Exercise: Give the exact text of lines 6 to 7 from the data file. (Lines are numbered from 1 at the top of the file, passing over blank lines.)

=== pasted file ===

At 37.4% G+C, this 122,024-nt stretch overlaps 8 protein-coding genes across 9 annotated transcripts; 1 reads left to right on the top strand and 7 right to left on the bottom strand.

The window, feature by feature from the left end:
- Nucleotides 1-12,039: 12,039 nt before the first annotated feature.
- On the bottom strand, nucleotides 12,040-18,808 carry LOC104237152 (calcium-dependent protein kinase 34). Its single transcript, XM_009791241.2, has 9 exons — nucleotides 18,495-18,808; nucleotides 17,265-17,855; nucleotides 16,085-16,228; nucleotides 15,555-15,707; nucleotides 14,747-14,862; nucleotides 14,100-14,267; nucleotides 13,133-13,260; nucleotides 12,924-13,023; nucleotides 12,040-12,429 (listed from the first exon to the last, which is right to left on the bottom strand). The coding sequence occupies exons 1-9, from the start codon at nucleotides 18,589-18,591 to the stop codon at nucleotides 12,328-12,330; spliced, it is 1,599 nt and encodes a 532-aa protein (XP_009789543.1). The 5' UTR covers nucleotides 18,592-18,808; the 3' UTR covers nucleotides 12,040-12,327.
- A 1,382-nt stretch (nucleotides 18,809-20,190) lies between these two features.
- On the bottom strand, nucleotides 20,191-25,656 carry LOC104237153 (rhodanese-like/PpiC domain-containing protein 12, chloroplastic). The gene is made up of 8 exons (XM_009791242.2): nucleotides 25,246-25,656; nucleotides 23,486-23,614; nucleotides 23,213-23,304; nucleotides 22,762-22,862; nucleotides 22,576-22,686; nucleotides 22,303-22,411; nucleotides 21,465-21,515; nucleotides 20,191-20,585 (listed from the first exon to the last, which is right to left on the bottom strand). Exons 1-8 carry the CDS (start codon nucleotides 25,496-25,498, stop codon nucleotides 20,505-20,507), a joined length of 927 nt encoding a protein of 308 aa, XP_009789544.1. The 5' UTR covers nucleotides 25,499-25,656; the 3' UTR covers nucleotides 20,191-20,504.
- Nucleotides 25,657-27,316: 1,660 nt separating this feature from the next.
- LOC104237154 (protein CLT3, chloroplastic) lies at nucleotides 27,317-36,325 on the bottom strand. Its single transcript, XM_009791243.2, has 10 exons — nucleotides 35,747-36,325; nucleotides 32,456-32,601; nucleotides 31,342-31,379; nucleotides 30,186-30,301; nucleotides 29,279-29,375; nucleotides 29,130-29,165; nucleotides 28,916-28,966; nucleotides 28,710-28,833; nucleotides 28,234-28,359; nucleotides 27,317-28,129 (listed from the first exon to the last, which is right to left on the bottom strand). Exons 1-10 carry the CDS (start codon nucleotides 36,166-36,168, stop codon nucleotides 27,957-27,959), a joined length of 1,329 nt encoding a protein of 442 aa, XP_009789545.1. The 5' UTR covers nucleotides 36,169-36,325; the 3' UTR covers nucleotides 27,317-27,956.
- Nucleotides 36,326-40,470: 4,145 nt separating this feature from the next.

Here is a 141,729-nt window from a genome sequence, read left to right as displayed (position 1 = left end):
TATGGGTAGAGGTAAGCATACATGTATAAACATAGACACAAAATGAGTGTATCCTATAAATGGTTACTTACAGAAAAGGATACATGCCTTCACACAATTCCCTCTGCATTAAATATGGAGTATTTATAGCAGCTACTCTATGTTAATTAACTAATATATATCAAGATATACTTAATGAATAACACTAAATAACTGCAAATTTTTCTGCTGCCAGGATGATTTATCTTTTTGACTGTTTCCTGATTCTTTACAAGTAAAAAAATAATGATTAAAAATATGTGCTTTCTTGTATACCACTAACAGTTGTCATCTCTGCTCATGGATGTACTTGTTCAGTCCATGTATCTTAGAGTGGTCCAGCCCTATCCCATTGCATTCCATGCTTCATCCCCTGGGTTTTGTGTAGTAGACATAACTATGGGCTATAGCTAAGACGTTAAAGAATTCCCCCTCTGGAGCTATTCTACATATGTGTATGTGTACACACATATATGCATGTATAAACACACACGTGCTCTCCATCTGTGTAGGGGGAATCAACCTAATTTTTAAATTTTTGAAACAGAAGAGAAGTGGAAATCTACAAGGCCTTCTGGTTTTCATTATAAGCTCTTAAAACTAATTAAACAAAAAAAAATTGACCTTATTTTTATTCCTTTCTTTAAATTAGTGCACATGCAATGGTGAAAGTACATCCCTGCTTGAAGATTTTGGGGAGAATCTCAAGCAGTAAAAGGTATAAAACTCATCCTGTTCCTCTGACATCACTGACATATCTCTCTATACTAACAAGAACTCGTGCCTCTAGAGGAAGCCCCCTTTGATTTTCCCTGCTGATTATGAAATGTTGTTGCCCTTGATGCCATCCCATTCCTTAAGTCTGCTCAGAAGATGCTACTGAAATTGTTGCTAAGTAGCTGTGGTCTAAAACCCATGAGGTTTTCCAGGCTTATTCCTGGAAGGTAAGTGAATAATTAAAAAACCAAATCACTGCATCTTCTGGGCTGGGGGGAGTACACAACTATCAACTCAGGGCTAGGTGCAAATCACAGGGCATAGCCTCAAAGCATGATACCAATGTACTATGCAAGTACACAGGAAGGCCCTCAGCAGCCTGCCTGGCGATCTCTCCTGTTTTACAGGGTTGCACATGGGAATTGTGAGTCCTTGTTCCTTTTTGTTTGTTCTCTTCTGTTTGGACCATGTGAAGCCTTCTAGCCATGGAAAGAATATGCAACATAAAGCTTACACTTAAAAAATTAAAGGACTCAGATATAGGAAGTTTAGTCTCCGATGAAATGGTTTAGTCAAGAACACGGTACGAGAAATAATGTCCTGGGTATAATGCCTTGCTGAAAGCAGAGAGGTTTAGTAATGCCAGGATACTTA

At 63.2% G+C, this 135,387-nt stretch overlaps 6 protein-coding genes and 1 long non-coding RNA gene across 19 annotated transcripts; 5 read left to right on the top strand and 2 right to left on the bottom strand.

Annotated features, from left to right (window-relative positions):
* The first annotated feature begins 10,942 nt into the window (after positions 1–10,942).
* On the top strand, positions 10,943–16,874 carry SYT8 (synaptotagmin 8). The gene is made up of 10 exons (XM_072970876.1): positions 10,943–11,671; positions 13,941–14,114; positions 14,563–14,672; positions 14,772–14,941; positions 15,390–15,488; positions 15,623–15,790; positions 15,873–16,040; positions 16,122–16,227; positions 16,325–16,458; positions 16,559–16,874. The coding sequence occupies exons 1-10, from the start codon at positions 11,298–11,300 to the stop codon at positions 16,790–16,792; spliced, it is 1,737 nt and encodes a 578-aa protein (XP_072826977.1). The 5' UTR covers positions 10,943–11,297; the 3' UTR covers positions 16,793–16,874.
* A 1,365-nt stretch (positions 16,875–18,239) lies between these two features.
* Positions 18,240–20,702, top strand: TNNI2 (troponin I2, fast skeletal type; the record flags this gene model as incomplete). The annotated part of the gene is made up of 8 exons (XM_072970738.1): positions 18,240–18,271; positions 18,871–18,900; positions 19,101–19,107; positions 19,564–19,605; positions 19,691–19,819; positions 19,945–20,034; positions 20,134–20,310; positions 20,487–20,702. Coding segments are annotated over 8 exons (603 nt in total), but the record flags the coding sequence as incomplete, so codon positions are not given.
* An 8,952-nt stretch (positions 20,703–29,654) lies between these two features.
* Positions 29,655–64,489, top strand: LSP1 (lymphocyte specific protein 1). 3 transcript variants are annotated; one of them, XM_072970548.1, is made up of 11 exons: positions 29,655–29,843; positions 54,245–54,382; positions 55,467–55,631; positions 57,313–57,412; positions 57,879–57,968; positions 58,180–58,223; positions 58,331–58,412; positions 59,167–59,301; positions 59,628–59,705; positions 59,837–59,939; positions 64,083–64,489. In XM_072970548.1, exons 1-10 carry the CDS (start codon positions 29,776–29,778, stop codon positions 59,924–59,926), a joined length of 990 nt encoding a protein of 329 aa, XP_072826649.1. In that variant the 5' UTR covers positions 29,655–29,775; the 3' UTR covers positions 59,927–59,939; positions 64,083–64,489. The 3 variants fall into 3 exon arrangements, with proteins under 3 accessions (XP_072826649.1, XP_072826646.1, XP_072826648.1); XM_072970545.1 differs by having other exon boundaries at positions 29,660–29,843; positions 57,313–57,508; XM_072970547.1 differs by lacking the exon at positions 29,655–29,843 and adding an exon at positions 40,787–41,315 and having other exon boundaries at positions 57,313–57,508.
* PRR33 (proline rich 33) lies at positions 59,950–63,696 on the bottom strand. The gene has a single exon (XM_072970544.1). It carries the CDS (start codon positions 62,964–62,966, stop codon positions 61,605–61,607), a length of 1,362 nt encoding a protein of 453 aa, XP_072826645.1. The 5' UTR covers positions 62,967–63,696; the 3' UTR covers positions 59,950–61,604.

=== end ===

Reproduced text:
- On the bottom strand, nucleotides 20,191-25,656 carry LOC104237153 (rhodanese-like/PpiC domain-containing protein 12, chloroplastic). The gene is made up of 8 exons (XM_009791242.2): nucleotides 25,246-25,656; nucleotides 23,486-23,614; nucleotides 23,213-23,304; nucleotides 22,762-22,862; nucleotides 22,576-22,686; nucleotides 22,303-22,411; nucleotides 21,465-21,515; nucleotides 20,191-20,585 (listed from the first exon to the last, which is right to left on the bottom strand). Exons 1-8 carry the CDS (start codon nucleotides 25,496-25,498, stop codon nucleotides 20,505-20,507), a joined length of 927 nt encoding a protein of 308 aa, XP_009789544.1. The 5' UTR covers nucleotides 25,499-25,656; the 3' UTR covers nucleotides 20,191-20,504.
- Nucleotides 25,657-27,316: 1,660 nt separating this feature from the next.